The fact that animals of a certain size can no longer exist is essentially a geometric phenomenon.
Let’s just imagine some animal and make it 10times that big.
E.g. a human being.The original is 2 m tall, weighs 100 kg. After the enlargement, it is 20 m tall (attackof the 20-meter woman (1993) – Wikipedia 🙂 ), but all proportions remain.What happens?
The weight of man is proportional to its volume, assuming that the density of all human beings is the same.
Volume V results in V = C * t * b * h. C is a constant that takes into account the shape of man. The other values are depth t, width b, and height h. Because the proportions are maintained, C remains the same at magnification, while the other values increase by a factor of 10.
The weight G results in G = V * density.
Then the new volume results after the enlargement to
Vneu = C * 10 t * 10 b * 10 h = 1000 * C * t * b * h = 1000 V
This means that the weight of humans would have increased by a factor of 1000 after enlargement by a factor of 10.This would mean the weight of the 20 m human being at 100,000 kg = 100 t. It would weigh as much as the largest sauropods and half as much as a blue whale.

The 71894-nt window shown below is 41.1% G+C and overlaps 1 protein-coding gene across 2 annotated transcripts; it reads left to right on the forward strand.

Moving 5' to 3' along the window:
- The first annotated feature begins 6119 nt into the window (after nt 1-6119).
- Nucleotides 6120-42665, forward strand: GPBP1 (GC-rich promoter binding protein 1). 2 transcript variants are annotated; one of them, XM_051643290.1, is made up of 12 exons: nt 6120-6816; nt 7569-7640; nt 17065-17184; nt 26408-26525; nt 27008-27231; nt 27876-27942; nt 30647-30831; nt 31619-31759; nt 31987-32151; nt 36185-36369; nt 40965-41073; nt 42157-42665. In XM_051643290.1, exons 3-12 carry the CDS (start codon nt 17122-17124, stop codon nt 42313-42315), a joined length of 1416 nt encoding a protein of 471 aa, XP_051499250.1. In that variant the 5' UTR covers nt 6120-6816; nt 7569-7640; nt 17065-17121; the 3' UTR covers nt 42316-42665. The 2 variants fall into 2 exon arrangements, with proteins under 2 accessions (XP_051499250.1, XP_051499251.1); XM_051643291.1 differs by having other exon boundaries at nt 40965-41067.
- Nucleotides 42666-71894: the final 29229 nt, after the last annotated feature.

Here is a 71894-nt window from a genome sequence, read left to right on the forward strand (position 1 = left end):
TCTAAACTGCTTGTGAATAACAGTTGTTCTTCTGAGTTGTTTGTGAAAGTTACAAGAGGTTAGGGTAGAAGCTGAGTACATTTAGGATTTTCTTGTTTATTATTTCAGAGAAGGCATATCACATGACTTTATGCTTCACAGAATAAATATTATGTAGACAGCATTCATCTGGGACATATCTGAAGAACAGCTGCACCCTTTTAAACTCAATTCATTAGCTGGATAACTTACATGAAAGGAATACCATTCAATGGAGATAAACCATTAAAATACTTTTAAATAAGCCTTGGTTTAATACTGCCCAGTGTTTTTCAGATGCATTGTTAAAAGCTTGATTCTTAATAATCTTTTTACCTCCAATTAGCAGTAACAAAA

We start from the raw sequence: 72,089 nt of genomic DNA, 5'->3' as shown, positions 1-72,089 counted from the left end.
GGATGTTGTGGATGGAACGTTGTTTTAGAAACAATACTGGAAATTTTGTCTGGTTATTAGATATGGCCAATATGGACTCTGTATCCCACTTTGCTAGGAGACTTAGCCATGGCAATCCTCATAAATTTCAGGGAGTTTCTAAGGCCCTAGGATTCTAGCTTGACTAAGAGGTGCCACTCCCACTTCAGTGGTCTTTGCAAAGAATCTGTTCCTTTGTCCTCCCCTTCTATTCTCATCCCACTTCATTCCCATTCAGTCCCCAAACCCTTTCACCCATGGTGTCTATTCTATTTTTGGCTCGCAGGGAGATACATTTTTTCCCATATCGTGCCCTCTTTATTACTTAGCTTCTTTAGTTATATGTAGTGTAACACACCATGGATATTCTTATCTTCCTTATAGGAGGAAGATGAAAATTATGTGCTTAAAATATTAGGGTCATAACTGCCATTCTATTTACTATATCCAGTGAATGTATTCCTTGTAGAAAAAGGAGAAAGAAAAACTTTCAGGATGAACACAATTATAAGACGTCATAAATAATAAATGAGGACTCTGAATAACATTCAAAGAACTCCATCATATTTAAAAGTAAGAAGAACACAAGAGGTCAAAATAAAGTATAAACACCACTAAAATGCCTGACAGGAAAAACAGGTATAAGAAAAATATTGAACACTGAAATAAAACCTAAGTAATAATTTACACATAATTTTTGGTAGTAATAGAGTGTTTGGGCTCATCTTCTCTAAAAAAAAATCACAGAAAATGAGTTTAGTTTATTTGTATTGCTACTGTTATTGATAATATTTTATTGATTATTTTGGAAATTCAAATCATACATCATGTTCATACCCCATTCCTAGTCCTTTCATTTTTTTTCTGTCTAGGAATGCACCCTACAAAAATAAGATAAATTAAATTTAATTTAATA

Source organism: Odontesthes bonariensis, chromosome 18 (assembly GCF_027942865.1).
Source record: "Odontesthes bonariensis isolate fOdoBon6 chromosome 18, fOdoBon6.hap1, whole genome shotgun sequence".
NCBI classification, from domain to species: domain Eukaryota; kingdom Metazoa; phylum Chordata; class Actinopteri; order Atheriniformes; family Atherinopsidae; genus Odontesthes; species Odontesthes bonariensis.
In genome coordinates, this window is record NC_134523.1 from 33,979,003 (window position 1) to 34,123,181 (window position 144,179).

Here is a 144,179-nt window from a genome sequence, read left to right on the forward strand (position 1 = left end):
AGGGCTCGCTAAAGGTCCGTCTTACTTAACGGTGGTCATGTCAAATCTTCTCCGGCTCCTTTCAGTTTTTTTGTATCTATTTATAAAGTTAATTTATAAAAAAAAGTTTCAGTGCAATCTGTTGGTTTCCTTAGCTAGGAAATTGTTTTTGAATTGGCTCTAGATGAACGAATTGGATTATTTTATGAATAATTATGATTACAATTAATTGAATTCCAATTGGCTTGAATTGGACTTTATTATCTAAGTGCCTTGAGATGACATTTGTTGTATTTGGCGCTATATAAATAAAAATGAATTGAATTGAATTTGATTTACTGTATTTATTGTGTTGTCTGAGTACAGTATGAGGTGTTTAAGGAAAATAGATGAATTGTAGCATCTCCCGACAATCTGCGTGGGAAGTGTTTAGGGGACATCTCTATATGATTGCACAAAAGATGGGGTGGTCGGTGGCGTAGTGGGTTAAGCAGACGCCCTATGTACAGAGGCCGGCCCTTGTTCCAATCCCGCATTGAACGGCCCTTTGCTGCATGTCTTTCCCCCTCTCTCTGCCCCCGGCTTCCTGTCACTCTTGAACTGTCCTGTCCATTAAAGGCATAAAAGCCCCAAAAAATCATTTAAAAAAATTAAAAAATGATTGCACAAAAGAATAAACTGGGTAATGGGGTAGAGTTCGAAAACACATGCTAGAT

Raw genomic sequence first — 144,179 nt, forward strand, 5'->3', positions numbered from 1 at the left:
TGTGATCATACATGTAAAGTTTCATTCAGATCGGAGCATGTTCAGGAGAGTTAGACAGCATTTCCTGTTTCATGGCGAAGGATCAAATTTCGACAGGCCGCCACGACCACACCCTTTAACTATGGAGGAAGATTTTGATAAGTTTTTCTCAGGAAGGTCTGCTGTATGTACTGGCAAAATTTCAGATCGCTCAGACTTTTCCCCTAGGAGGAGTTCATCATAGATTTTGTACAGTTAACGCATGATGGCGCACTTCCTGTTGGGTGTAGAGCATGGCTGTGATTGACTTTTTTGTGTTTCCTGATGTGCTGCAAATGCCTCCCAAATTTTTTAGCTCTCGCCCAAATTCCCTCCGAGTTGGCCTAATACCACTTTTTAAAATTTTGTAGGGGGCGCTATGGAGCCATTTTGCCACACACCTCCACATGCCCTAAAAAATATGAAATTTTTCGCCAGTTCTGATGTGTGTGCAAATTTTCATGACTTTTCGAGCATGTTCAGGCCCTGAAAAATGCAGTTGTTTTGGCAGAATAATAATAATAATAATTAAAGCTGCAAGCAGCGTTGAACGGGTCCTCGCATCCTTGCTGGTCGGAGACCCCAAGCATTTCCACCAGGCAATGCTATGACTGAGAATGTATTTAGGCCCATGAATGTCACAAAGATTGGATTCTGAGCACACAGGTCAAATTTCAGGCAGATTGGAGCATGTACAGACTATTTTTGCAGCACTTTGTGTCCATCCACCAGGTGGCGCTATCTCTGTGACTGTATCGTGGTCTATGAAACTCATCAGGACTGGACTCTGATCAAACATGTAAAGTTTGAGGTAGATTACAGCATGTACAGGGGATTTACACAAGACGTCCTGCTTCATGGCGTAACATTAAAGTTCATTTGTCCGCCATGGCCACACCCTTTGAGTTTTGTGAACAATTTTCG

The strength of a muscle depends primarily on its cross-sectional area, if other influencing factors, such as the training state, are left out.
Double cross-sectional area, double force. Assuming that a muscle, such as the biceps, has a circular cross-sectional area, its cross-sectional area A to A = D2 / 4 * pi results. During magnification, the diameter increases by a factor of 10. This results in the cross-sectional area Aneu after the enlargement to Aneu = (10 D)2 / 4 * pi = 102 * D2 / 4 *pi = 100 * D2 / 4 * pi = 100 A.
Since the cross-sectional area has increased by a factor of 10 by a factor of 100, this means that the strength of the muscle has also increased by a factor of 100.
However, the weight of humans has increased by a factor of 1000.This means that the ratio of force to load has deteriorated by a factor of 10. In practice, the 20 m man would feel like the 2 m man he would weigh 1000 kg. He could no longer stand up because he did not have enough strength.
The same view also applies to the skeleton, to bones and tendons, whose strength would not increase to the same extent as the weight that they would have to bear.In a simple fall, the 20 m man would break all the bones and with almost every movement the tendons would tear.
Each cell needs a certain amount of oxygen to live.
Since the number of cells that need oxygen is proportional to the weight at magnification, the oxygen required increases proportionally to the weight.
Oxygen is transported through the blood in the body.This means that with a magnification of a factor of 10, one needs 1000 times the volume flow Q of blood.
The required power P for this is proportional to the product of volume flow Q and pressure loss . . . . . . . . . . . . . . . . . . . . . . . . . . . . . . . . . . . . . . . . . . . . . . . . . . . . . . . . . . . . . .